Skip to main content

The Prevalence of Sleep Paralysis Among Canadian and Japanese College Students

Abstract

Although sleep paralysis had been treated as one of the symptoms of narcolepsy, recently it has become recognized as occurring frequently in normal individuals. However, among the few published studies that have examined sleep paralysis, there are great discrepancies in its reported prevalence. These discrepancies could be attributed to differences in survey methods, to the description of the symptom employed in each study, or to the race or culture of the research participants. We administered a questionnaire, with equivalent Japanese and English forms, to 86 Canadian and 149 Japanese university students. Although the reported prevalence of sleep paralysis was almost the same (Canada: 41.9%, Japan: 38.9%), the characterization of the phenomenon differed greatly between the two samples. Over 55% of the Canadian and only about 15% of the Japanese students regarded the experience as 'a kind of dream.' This difference may be one of the reasons for the varying prevalence noted in previous studies. Although many Japanese students (40.5%) and a very small number of Canadians (3.5%) usually prefer the supine position while sleeping, the majority of both groups (Canada: 57.9%, Japan: 83.8%) reported that, during the episodes of sleep paralysis, they found themselves in the supine position.

This is a preview of subscription content, access via your institution.

REFERENCES

  • Association of Sleep Disorders Centers, Diagnostic classification of sleep and arousal disorders (1st ed.). (1979). Sleep, 2, 1–137.

    Google Scholar 

  • Bell, C. C., Shakoor, B., & Thompson, B., (1984). Prevalence of isolated sleep paralysis in black subjects. Journal of National Medical Association, 76, 501–508.

    Google Scholar 

  • Diagnostic Classification Steering Committee. (1990). International classification of sleep disorders: Diagnostic and coding manual. Rochester, Minnesota: American Sleep Disorders Association.

    Google Scholar 

  • Everett, H. C. (1963). Sleep paralysis in medical students. Journal of Nervous and Mental Disease, 3, 283–287.

    Google Scholar 

  • Fukuda, K., Miyasita, A., Inugami, M., & Ishihara, K. (1987). High prevalence of isolated sleep paralysis: Kanashibari phenomenon in Japan. Sleep, 10(3), 279–286.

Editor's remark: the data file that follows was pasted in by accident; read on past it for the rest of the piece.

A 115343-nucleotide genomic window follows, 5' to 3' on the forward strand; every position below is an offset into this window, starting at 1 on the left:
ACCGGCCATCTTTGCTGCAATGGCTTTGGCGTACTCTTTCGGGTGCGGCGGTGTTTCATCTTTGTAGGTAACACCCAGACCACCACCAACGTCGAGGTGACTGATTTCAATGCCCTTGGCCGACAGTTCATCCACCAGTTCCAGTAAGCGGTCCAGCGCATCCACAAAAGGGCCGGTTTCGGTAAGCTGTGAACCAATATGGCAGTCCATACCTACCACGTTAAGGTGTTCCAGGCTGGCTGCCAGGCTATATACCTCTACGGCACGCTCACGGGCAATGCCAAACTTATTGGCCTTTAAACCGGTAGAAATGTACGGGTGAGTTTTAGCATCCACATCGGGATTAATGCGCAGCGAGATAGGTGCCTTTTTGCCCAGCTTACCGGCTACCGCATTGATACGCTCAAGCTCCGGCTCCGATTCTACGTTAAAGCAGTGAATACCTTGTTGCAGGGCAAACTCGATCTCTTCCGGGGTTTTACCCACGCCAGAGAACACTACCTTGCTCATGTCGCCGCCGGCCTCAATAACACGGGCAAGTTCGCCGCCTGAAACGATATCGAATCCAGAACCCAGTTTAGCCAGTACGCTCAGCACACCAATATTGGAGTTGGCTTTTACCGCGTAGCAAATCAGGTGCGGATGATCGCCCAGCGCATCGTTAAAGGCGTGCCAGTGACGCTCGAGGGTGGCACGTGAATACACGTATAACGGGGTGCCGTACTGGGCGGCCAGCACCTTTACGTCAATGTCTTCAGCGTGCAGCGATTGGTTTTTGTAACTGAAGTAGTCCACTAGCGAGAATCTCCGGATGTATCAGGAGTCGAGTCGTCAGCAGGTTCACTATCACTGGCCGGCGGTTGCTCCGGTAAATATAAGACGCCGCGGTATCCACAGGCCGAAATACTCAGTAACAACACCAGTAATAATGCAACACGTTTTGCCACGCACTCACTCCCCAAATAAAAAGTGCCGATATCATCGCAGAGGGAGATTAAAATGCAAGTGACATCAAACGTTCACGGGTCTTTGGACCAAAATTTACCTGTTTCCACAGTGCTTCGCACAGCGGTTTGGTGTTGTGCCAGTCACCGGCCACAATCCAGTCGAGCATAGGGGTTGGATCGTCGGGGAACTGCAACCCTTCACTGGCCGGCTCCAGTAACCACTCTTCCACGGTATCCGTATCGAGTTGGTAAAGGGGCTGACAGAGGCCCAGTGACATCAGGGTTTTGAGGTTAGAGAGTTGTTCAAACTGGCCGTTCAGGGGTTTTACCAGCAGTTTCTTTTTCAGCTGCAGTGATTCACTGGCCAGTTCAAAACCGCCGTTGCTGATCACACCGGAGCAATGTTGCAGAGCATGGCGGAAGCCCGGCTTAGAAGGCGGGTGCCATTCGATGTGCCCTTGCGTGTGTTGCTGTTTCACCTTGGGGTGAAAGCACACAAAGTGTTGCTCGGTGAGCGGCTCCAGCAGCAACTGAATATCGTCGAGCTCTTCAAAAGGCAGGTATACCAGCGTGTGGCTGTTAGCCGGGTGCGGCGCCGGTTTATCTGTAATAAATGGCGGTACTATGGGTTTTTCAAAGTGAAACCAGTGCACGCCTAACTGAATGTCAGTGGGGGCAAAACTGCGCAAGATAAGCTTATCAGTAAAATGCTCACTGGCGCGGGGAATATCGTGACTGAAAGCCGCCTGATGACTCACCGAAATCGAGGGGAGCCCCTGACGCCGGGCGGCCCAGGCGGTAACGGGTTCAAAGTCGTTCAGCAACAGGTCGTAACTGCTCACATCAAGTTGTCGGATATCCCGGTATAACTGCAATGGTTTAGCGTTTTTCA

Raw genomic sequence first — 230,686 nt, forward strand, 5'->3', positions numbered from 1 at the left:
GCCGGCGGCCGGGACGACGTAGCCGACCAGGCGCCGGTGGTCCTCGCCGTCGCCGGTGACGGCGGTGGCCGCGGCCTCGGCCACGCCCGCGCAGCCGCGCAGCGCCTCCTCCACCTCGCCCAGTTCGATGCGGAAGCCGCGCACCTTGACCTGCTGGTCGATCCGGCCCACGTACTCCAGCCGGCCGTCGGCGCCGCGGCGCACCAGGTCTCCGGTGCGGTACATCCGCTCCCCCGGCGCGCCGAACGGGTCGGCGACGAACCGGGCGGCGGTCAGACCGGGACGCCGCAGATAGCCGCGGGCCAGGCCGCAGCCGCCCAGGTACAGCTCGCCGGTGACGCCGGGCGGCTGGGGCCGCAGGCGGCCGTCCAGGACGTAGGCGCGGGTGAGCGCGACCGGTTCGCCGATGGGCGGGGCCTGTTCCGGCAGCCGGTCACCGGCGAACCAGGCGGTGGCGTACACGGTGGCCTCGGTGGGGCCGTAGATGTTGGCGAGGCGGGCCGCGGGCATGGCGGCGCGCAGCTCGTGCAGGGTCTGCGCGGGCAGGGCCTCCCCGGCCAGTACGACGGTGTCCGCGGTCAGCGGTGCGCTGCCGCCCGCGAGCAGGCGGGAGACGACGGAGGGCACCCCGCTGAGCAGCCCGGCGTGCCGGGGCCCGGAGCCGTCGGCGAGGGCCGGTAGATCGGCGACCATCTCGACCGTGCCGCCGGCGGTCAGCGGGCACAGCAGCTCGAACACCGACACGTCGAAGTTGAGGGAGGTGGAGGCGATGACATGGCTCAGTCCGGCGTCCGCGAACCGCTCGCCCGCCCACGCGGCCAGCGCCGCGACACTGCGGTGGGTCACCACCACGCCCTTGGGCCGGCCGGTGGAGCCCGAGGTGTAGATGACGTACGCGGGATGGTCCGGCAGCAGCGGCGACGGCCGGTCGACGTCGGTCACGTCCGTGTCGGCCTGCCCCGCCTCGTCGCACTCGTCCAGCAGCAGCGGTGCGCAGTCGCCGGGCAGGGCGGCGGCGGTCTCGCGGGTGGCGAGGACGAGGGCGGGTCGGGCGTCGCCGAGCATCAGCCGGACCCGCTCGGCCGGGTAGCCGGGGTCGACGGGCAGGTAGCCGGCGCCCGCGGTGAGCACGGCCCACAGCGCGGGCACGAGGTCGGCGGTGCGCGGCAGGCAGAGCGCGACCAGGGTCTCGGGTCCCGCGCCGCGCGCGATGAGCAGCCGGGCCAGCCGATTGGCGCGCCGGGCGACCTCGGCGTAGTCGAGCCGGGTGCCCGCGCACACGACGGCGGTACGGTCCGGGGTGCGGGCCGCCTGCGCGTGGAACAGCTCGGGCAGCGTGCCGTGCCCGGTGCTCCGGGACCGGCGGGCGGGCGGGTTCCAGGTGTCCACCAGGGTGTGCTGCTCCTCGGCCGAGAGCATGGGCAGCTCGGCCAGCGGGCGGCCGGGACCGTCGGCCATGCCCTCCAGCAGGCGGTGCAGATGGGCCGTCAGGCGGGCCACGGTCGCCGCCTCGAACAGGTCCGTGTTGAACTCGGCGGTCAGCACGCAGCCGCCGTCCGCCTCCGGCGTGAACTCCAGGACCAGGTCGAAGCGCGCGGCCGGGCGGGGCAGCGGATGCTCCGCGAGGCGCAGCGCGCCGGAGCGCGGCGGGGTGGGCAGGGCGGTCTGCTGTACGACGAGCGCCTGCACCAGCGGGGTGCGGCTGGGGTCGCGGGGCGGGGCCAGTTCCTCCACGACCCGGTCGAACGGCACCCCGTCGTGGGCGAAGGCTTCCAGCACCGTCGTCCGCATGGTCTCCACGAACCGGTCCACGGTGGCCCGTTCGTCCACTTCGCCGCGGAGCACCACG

PubMed  Google Scholar 

  • Fukuda, K., Inamatsu, N., Kuroiwa, M., & Miyasita, A. (1991). Personality of healthy young adults with sleep paralysis. Perceptual and Motor Skills, 73, 955–962.

    PubMed  Google Scholar 

  • Fukuda, K. (1993). One explanatory basis for the discrepancy of reported prevalences of sleep paralysis among healthy respondents. Perceptual and Motor Skills, 77, 803–807.

    PubMed  Google Scholar 

  • Goode, G. B. (1962). Sleep paralysis. Archives of Neurology, 6, 228–234.

    PubMed  Google Scholar 

  • Hishikawa, Y., & Kaneko, Z. (1965). Electroencephalographic study on narcolepsy. Electroencephalography and Clinical Neurophysiology, 18, 249–259.

    PubMed  Google Scholar 

  • Hishikawa, Y., Koida, H., Yoshino, K., Wakamatsu, H., Sugita, Y., Iijima, S., & Nan'no, H. (1978). Characteristics of REM sleep accompanied by sleep paralysis and hypnagogic hallucinations in narcoleptic patients. Waking and Sleeping, 2, 113–123.

    Google Scholar 

  • Hishikawa, Y., Nan'no, H., Tachibana, M., Furuya, E., Koida, H., & Kaneko, Z. (1968). The nature of sleep attack and other symptoms of narcolepsy. Electroencephalography and Clinical Neurophysiology, 24, 1–10.

    PubMed  Google Scholar 

  • Hufford, D. (1982). The terror that comes in the night. Philadelphia: University of Pennsylvania Press.

    Google Scholar 

  • Ichihara, S., Miyasita, A., Inugami, M., Yatabe, M., Niimi, Y., Ishihara, K., & Miyauchi, S. (1979). Comparison of diurnal naps on a chair with on a bed. (in Japanese) Clinical Electroencephalography (Osaka), 21, 293–302.

    Google Scholar 

  • Ness, R. C. (1978). The old hag phenomenon as sleep paralysis: A biocultural interpretation. Culture and Medical Psychiatry, 2, 15–39.

    Google Scholar 

  • Penn, N. E., Kripke, D. F., & Scharff, J. (1981). Sleep paralysis among medical students. Journal of Psychology, 107, 247–252.

    PubMed  Google Scholar 

  • Takeuchi, T., Miyasita, A., Sasaki, Y., Inugami, M., & Fukuda, K. (1992). Isolated sleep paralysis elicited by sleep interruption. Sleep, 15,3, 217–225.

    PubMed  Google Scholar 

  • Wing, Y. K., Lee, S. T., & Chen, C. N. (1994). Sleep paralysis in Chinese: Ghost oppression phenomenon in Hong Kong. Sleep, 17(7), 609–613.

    PubMed  Google Scholar 

Download references

Author information

Authors and Affiliations

Authors

Rights and permissions

Reprints and Permissions

About this article

Cite this article

Fukuda, K., Ogilvie, R.D., Chilcott, L. et al. The Prevalence of Sleep Paralysis Among Canadian and Japanese College Students. Dreaming 8, 59–66 (1998). https://doi.org/10.1023/B:DREM.0000005896.68083.ae

Download citation

  • Issue Date:

  • DOI: https://doi.org/10.1023/B:DREM.0000005896.68083.ae

  • sleep paralysis
  • hypnagogic hallucinations
  • cultural differences